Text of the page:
Cheese Puffs

Wylie Dufresne is one of the most inspiring chefs working today. We first met at Madrid Fusión in 2003, and we’ve been close friends ever since. He’s one of those relatively unsung heroes of the culinary world; he may not be as well known as Heston Blumenthal or Ferran Adrià, but few chefs working today have done as much to push the Modernist movement forward. Wylie has been deeply influential for many chefs, myself included, because he has pushed more boundaries in the kitchen than just about anyone else cooking today.

Wylie was a great help to us when we were working on Modernist Cuisine. Many of the recipes in our book were adapted from, or inspired by, recipes and techniques published by other chefs in their own books. Wylie doesn’t have a book (at least not yet). But he graciously sent us many of his recipes and worked with us to accurately convey the techniques behind them. Wylie also generously donated his time to serve as an expert reviewer for several of the chapters, including chapter 13 on Thickeners and chapter 14 on Gels. Wylie is certainly one of the better-represented Modernist chefs in our book precisely because so many of his recipes have inspired Nathan, Max, and me. The recipe for Cheese Puffs below is just one small example.

—Chris Young, coauthor of Modernist Cuisine



Tips and Substitutions:

For the Cheddar Cheese Water:

  • Making an infusion is just like making a cup of tea. Modern menus may refer to them as tisanes, tinctures, concoctions, or tonics, but they are all made by steeping an ingredient in a liquid to extract the flavor.
  • We like to start with cold water, rather than pouring hot water over the componant when making the infusion. Warming them together in a low-temperature water bath infuses the flavors without risking overextraction and bitterness.
  • We like the classic taste of cheddar in our cheese puffs, but the recipe for cheese water can be made with any kind of cheese, and this flavored water has many uses. We’ve used Gruyère water, for example, in caramels that me make for dinners we hold at the lab.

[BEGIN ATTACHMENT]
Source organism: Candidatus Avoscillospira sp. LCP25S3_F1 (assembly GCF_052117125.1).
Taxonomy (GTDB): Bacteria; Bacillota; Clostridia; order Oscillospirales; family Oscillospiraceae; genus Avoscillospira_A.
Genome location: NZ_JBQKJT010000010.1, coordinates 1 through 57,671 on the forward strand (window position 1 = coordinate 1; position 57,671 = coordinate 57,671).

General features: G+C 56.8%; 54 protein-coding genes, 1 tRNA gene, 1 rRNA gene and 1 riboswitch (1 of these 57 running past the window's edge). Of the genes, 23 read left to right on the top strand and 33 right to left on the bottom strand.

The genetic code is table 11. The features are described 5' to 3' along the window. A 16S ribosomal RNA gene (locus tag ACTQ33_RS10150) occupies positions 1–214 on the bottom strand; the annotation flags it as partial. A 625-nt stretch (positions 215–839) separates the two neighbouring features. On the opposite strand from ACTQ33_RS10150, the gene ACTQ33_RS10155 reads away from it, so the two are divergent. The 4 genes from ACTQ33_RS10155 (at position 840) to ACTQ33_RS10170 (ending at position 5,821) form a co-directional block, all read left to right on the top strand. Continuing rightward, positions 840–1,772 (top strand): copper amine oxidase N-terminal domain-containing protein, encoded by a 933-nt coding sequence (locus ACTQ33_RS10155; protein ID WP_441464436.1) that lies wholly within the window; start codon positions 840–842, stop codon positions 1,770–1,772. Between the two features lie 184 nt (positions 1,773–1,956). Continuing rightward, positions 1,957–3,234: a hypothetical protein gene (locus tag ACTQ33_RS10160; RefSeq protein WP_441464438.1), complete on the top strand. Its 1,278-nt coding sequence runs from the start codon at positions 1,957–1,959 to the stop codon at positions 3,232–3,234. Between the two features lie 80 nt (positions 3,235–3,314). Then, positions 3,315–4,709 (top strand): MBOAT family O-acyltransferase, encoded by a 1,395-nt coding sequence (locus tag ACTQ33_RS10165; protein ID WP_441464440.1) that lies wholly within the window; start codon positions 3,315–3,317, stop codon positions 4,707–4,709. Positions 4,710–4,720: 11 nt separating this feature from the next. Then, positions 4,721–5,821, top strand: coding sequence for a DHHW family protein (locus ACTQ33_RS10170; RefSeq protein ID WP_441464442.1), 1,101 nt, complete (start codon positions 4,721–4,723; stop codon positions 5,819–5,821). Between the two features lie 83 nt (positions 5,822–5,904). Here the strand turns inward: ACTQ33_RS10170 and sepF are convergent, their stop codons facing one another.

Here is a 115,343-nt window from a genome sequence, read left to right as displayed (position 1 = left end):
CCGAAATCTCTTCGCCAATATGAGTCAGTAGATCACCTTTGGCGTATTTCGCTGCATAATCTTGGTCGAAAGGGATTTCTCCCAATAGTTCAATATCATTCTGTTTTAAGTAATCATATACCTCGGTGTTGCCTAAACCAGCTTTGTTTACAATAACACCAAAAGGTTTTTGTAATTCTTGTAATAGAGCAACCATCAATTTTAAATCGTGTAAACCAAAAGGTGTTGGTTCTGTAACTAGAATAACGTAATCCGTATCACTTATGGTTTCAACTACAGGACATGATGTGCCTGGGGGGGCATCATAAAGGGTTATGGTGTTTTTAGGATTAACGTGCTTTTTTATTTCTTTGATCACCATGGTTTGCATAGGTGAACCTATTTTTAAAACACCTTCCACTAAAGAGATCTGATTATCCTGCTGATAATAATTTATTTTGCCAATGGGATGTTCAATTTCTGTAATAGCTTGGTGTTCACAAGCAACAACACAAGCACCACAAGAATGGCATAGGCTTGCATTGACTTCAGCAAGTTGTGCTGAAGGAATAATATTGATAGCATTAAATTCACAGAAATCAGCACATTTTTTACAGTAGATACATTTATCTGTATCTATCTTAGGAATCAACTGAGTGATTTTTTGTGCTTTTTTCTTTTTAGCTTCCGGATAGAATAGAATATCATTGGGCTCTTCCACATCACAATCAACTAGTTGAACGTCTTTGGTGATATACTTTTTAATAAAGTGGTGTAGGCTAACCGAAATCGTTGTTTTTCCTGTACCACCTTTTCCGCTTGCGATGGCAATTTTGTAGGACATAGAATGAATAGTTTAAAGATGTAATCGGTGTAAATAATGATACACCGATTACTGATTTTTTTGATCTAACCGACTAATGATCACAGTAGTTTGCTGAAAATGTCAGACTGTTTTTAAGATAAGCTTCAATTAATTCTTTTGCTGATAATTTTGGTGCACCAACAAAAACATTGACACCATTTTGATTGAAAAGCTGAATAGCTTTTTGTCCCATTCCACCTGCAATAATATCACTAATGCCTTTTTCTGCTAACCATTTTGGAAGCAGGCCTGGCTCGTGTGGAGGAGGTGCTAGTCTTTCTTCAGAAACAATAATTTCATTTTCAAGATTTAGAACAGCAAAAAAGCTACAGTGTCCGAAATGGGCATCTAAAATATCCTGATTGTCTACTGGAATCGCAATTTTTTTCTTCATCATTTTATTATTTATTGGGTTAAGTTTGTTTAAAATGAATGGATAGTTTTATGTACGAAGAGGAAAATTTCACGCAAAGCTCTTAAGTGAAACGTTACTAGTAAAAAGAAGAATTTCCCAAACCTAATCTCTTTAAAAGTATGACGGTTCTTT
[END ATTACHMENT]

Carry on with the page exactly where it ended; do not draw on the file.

• Keep the infused water sealed until you are ready to use it; otherwise, evaporation and oxidation may spoil it.

For the Thin Cheddar Cheese Sauce:

  • Simmering the cheese sauce after incorporating the grated cheese is crucial in forming a smooth emulsion. If you skip this step, you risk ending up with a grainy, broken liquid.
  • Check the pH of the cheese sauce to get some indication of its stability. The sauce in this recipe should have a pH close to 5.9.
  • If the pH is higher than 5.9, you can lower it by add additional emulsifying salts (sodium citrate or sodium phosphate).
  • Pour the cheese sauce into a lightly oiled mold, and refrigerate it covered until you are ready to use it. Covering the cheese tightly prevents a skin from forming on the surface.
  • This is a very versatile sauce that can be served either warm or cold. You may want to make extra for use in other recipes.

For the Cheese Puffs:

  • Puffed snacks are foams that have set into solid form. The first step in making any puffed snack it to create a dense starch gel and to partially dehydrate it. When the gel is deep-fried, the residual water expands 1,600 times in volume as it turns to steam, forming bubbles in the gel that harden when cooked.
  • The most important factor in whether a food will puff is its final water content, which must be 12% to 14% by weight. Any less, and you don’t get much puff; there just isn’t enough water to turn into steam. Any more, and the excess water interferes with heating the food, so the puff peters out.

One Response to “Cheese Puffs”

  1. Dave Kliman says:

    to achieve the 12%-14% water by weight, does it make sense to weigh before drying out and figure the new weight that the tray with the drying cheese would be at if at that level and then weigh every so often?

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